Wednesday, 20 November 2013

A Fashion Break: BRB I'm Snatch Chatting on MSN

I recently joined Snap Chat. Do you know what, it's not half bad. It's rather nice for one's artistic integrity (read: ego) to know for sure that your nearest and dearest will absolutely see the photo of your M&S meal deal sandwich, rather than it getting lost in your Instagram feed.

Still, it took me a while to get on-board because a) whilst I do work in social media, I'm always cautious of a newcomer and b) I thought it was what the kids used to send pictures of their private parts to each other. I ain't got no time for that.

Youth and technology though, 'eh? This takes me back to 2001 when social media was barely that, but we (the kids of my generation) were getting all emo on MySpace, happy slapping on Bebo and, most importantly, being well cool on MSN Messenger, the now defunct instant messaging service from Microsoft. MSN was sensational. Remember the nudges, the emojis, the rubber duck profile picture? Most of all remember the uncensored freedom? 

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We all sat in our rooms on MSN Messenger, "talking to friends from school," whilst our parents were confusedly trying to fit new toner into the fax machine, wondering what ever happened to the pen and paper. Well Ma and Pa, I'll tell you what happened to the pen and paper, it didn't let me webcam with those bi-curious boys in Egypt reaching out to (comparatively) cosmopolitan gay boys in the south west of England, (me).
 
MSN Messenger was a way of life for teenagers in the early Naughties and it become the first incarnation of an altogether new 'right of passage', one exclusive to my generation and those subsequent; the right of passage into uncensored, uninhibited, unrestricted and mostly unsavoury digital communication with friends (and strangers) that parents or guardians can't totally control. Yeah sure, there was always that weird kid whose Mum made him read rather than explore the internet, but generally our parents were clueless. After all, paedophiles were still in playgrounds, the Daily Mail hadn't cottoned onto the fact that they were grooming kids online too.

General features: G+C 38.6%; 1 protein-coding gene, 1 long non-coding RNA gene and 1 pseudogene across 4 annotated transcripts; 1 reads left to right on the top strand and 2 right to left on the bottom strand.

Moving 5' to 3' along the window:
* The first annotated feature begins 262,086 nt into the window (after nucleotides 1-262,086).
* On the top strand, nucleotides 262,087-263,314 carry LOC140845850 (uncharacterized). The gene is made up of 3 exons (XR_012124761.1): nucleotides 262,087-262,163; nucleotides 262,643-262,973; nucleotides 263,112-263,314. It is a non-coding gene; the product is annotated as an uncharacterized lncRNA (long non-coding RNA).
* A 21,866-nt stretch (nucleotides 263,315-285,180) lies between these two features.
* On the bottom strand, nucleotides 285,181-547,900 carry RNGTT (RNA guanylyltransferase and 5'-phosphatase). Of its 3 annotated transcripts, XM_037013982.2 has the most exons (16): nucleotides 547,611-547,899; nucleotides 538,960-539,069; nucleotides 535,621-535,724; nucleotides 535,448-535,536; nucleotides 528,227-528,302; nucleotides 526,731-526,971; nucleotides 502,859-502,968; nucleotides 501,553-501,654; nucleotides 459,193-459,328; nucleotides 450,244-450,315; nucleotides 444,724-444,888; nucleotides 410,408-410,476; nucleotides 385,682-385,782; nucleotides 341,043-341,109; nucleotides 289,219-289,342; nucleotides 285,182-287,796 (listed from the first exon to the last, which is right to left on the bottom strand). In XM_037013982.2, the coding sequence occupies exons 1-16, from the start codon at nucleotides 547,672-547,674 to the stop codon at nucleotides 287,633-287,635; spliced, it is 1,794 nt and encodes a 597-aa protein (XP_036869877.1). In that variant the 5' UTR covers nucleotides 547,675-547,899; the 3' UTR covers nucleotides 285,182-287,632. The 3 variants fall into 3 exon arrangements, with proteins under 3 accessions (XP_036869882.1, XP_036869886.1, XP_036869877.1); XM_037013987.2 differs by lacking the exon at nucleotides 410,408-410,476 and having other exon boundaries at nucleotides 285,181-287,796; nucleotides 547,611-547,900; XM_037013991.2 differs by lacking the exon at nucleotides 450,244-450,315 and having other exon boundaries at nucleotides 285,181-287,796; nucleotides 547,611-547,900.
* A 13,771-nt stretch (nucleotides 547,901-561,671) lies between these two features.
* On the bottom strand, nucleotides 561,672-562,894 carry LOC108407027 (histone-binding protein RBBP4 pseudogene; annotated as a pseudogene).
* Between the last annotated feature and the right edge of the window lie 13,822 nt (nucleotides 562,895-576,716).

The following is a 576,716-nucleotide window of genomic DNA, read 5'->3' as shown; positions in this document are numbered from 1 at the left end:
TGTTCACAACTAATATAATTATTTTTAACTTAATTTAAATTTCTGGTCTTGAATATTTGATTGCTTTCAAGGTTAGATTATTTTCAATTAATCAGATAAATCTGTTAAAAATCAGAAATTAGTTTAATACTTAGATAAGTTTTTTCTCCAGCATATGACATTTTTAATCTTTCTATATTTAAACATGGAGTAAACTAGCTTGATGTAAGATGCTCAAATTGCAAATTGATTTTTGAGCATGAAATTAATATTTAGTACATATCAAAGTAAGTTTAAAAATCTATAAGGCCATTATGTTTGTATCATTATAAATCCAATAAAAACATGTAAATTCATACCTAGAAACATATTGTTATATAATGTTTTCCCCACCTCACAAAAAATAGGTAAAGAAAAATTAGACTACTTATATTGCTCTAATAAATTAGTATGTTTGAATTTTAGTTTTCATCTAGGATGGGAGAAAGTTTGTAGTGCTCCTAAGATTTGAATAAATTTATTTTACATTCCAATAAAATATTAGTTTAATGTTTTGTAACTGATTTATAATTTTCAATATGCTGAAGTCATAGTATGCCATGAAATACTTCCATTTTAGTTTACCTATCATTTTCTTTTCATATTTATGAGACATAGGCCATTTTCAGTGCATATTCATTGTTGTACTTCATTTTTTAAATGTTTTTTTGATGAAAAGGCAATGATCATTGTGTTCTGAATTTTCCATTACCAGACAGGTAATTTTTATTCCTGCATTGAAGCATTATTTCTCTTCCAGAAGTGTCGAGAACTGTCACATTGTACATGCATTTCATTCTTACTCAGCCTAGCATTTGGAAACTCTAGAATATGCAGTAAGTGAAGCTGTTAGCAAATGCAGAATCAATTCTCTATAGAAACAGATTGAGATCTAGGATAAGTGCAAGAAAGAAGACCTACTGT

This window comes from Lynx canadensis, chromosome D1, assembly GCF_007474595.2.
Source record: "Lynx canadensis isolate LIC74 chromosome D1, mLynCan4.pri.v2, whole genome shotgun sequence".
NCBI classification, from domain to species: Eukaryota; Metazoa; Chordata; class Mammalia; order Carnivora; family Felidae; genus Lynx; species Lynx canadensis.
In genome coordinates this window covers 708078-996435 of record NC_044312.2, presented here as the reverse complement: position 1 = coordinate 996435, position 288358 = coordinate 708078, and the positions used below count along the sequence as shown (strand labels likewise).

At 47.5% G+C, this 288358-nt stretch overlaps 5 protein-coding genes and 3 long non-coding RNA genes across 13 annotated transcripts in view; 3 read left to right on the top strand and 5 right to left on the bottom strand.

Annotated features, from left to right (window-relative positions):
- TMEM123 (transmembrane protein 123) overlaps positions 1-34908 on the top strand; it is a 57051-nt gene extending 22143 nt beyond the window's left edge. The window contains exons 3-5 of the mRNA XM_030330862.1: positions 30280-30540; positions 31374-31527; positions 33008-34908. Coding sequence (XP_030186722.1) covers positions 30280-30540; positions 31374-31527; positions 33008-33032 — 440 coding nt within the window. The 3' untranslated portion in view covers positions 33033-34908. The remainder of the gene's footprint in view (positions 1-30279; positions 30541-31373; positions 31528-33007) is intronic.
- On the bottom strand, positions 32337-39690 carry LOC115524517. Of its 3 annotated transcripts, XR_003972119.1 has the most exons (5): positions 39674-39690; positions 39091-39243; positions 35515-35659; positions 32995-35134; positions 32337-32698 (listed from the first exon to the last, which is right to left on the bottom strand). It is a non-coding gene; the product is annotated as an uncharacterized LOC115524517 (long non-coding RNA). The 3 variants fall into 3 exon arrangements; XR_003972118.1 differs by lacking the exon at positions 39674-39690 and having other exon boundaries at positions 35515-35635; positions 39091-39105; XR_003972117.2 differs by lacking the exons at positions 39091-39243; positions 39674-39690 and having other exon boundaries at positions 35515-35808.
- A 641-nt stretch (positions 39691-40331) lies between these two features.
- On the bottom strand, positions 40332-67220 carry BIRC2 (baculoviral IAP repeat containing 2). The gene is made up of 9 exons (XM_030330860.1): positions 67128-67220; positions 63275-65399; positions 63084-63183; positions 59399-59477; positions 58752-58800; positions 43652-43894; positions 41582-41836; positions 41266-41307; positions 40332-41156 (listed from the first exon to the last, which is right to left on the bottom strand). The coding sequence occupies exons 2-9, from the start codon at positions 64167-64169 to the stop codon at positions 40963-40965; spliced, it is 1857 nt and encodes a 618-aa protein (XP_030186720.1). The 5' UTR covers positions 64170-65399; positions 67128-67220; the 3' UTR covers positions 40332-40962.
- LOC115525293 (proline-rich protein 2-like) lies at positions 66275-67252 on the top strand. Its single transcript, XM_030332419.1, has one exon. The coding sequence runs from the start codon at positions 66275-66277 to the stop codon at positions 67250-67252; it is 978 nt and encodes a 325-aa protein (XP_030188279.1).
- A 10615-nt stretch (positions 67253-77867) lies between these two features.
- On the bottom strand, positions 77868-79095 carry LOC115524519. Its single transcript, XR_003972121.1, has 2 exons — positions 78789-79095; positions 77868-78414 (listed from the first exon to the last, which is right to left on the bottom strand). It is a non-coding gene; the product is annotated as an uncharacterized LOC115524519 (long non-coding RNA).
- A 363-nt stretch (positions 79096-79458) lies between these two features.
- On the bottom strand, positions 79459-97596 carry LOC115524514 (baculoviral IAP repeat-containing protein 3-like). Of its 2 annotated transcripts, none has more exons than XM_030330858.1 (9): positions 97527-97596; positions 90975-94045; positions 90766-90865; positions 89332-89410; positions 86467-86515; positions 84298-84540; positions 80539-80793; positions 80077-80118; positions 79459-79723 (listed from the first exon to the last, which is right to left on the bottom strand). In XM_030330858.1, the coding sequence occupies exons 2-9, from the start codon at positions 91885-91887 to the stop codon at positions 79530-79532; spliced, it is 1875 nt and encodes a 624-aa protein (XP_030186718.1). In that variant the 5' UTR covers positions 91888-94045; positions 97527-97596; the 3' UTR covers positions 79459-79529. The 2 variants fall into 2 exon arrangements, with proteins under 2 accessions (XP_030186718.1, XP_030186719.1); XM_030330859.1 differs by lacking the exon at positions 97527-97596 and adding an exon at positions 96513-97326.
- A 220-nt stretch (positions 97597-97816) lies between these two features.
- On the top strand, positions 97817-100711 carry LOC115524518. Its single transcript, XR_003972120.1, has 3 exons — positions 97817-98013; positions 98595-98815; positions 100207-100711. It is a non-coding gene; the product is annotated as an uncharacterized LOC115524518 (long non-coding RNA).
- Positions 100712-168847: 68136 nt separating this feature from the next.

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Morgan Saylor plays Dana in Homeland, a young girl in the throng of a passionate romance that is steadily fuelled by provocative picture messaging.

When I think back to the uninhibited freedom and the exposure to possible dangers that MSN, a pretty bog-standard IM service, gave me, I shudder to think what the kids of today are exposed to. Don't get me wrong, I'm no prude, as a gay boy growing up in the middle of nowhere, the internet was the only hope in hell I had of coming to terms with myself, but I still can't help but wonder, what is too much freedom at an early age? Does social media pose more risks than it grants privileges, are we too uneducated in the ways and workings of the internet in our teenage years to be trusted not to snap a picture of our naughty bits and send it to that way-totally-hot-boy who asked? Is technology too far advanced for our morals and understanding to catch-up at that point?

I don't know the answer and I don't think we will ever know unless, perhaps, we educate our kids about sex, exploitation, danger, sexuality and the internet. Until we can talk frankly to children about what posting nude photos of themselves on Snap Chat can mean for them, the consquences of putting themselves and their bodies in the line of fire from faceless strangers within the digital sphere, we will have generations of teenagers growing into young adults who wished, if only in a small way, that they'd helped their Mum with the damn fax machine rather than replying to that age old pick-up line, "ASL?".

END.